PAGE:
5. When the mixture breaks down to the point at which it looks like jam, turn off the heat. Take your plate out of the freezer and put a dollop of jam on the plate. Put the plate with the jam back into the freezer for 2 to 3 minutes, and then nudge the bit of jam with your fingers. If the jam sets and wrinkles slightly, it’s ready; otherwise cook a bit longer until it passes the so-called “nudge test.”
  6. Add the lemon juice and mix. Ladle jam into jars; you can make a funnel by cutting off the bottom of a paper cup to help with this process. Oven mitts and towels will also help protect hands from heat as you fill the jars. Seal tightly and let the jam cool to room temperature. Store in refrigerator after opening.

*Use only fruit that is perfectly ripe. Underripe fruit may not have enough pectin for the jam to thicken properly, and overripe fruit will have lost its pectin.

Breakfast is served!
Breakfast is served!



Waffles can trace their ancestry back to the Middle Ages with the emergence of communion wafer irons and the creation of the oublie, made with a batter of flour and water. Since then, with the addition of new flavors and ingredients, waffles have become a snack and breakfast favorite in homes across Europe and America. I had been craving some during my last few days at home, so I decided to make them for my last meal in California. These beauties are fragrant thanks to the hint of vanilla and maple syrup in the batter, and the yeast enables the texture to come out perfectly after cooking: light and fluffy on the inside with a perfect golden-brown crisp on the outside to give it more dimension. Add whatever toppings you like- Nutella+berries+bananas+walnuts, Speculoos cookie butter+strawberries, or just plain maple syrup all pair perfectly with this recipe! And the best part? The batter is ridiculously easy to make.

Adapted from King Arthur Flour


  • 1.5 cups warm milk
  • 6 tbsp melted butter
  • 1-2 tbsp maple syrup
  • 3/4 tsp salt
  • 1 tsp vanilla extract
  • 2 eggs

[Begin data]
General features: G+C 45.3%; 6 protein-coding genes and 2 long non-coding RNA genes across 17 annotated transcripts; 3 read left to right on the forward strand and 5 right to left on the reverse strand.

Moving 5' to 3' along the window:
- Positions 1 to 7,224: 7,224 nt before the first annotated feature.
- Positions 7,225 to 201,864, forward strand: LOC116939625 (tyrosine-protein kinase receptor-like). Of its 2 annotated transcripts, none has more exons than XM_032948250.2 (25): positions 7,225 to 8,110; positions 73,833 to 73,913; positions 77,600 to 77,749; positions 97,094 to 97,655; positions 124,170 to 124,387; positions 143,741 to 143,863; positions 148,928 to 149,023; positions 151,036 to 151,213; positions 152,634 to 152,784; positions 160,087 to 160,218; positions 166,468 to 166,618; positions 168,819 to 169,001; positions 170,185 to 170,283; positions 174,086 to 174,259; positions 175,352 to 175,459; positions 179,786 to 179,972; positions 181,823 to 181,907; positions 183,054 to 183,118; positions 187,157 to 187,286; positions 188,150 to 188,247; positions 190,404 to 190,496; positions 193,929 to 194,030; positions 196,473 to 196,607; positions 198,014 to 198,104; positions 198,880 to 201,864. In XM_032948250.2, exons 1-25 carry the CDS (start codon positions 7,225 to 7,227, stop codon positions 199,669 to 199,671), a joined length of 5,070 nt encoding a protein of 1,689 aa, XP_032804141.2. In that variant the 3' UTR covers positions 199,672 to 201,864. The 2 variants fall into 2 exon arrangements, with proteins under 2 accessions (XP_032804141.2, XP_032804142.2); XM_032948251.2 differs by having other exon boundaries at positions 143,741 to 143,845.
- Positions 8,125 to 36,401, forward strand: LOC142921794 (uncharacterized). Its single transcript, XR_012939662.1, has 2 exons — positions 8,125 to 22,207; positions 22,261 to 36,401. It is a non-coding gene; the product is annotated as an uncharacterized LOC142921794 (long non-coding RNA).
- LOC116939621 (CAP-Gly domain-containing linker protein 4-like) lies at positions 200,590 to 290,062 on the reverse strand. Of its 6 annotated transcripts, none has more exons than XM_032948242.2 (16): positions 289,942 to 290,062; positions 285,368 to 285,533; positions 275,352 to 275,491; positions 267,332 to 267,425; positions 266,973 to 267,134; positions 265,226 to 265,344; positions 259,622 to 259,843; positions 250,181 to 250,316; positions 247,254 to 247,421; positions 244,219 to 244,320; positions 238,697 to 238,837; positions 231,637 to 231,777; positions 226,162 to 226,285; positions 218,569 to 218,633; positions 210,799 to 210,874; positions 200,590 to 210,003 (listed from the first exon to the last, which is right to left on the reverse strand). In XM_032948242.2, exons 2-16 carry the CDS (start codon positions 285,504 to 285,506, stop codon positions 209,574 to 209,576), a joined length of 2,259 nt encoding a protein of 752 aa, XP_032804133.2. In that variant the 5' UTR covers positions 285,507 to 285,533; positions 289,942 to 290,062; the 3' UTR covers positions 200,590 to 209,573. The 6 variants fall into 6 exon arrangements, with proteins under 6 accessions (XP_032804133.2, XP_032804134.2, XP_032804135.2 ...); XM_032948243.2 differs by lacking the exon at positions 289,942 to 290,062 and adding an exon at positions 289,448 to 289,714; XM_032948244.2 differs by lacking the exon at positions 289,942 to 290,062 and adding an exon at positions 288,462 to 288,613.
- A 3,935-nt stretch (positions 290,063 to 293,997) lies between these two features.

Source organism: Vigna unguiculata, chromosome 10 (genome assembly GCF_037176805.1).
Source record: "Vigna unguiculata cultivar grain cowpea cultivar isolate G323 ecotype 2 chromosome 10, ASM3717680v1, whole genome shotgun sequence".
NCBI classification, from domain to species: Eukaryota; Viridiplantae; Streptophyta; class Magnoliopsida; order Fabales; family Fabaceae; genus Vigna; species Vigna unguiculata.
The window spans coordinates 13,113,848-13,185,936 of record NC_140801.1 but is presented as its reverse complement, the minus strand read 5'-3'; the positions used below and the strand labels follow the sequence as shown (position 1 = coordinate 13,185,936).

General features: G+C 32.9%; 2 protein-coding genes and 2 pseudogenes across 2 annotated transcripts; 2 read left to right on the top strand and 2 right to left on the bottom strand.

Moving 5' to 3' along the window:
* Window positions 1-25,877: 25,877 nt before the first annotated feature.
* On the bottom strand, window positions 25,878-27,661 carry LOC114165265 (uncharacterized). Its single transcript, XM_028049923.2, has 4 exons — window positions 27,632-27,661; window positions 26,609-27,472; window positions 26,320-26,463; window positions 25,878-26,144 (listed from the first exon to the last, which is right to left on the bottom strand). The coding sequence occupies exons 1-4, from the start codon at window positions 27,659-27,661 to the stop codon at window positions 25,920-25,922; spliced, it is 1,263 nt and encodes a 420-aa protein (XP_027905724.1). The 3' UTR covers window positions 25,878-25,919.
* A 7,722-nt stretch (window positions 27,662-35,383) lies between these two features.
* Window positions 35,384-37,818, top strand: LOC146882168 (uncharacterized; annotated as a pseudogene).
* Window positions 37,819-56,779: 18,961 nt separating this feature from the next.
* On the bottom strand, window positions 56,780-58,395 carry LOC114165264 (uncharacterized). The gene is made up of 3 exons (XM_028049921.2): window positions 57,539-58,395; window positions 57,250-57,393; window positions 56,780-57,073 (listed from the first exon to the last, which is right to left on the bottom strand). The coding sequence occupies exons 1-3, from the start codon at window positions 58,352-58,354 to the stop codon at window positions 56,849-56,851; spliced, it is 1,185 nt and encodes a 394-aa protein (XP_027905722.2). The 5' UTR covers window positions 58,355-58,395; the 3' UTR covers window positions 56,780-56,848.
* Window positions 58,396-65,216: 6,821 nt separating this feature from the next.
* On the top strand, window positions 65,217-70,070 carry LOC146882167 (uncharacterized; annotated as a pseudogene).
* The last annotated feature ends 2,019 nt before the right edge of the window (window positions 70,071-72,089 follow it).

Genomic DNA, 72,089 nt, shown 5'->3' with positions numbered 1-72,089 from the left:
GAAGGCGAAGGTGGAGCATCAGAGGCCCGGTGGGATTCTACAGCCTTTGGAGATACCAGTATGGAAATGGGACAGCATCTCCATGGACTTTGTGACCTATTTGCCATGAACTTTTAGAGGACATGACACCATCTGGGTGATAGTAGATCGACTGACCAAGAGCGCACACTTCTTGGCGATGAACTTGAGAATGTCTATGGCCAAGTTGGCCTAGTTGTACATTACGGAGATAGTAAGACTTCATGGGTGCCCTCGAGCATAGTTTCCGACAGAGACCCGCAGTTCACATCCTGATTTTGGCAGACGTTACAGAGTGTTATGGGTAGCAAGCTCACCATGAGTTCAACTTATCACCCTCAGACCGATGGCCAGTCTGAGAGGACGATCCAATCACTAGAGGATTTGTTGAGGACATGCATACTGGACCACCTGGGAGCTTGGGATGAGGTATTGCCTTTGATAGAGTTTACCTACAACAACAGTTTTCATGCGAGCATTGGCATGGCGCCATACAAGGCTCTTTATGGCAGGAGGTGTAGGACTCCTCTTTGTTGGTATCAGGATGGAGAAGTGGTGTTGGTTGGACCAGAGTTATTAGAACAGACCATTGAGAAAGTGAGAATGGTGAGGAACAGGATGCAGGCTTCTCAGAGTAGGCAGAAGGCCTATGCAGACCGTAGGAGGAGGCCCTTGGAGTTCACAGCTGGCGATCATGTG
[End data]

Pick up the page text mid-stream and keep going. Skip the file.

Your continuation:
• 2 cups all-purpose flour
  • 2 tsp active dry yeast


  1. Mix the active dry yeast with the warm milk and let sit for 10-15 minutes in order to activate the yeast.
  2. While waiting for the yeast to activate, mix the rest of the ingredients together in a bowl. Add the yeast and milk mixture in last, after it has sat separately for 10-15 minutes.
  3. Cover the bowl and let sit at room temperature for an hour. Once it has sat outside for an hour, move into the refrigerator and refrigerate overnight.
  4. The next morning, cook waffles using a waffle iron according to directions. Use about 1/2-3/4 cup batter for each waffle, depending on size of waffle iron.
  5. Once cooked, remove from waffle iron and put on plate, top with desired toppings, and serve.
I like mine with sliced strawberries and Speculoos cookie butter!
I like mine with sliced strawberries and Speculoos cookie butter!

That’s literally all there is to it. This recipe made six 8-inch circular waffles using my waffle iron. If you have leftovers, which isn’t guaranteed, you can always store them in a Ziploc bag and freeze them for several weeks and just put them in the toaster when you’re ready to serve again. My family’s obsessed with these disks of deliciousness, and one bite will show you why.

P.S. Once again, sorry for the horrible iPhone quality pictures 😦

Matcha Roll

5C3A1845-1I love the flavor of green tea, especially in pastries and baked goods. It’s a quick way to “Asian-ify” pretty much any traditional European dessert; simply replace some of the flavoring with a bit of matcha (green tea) powder and you’re good to go.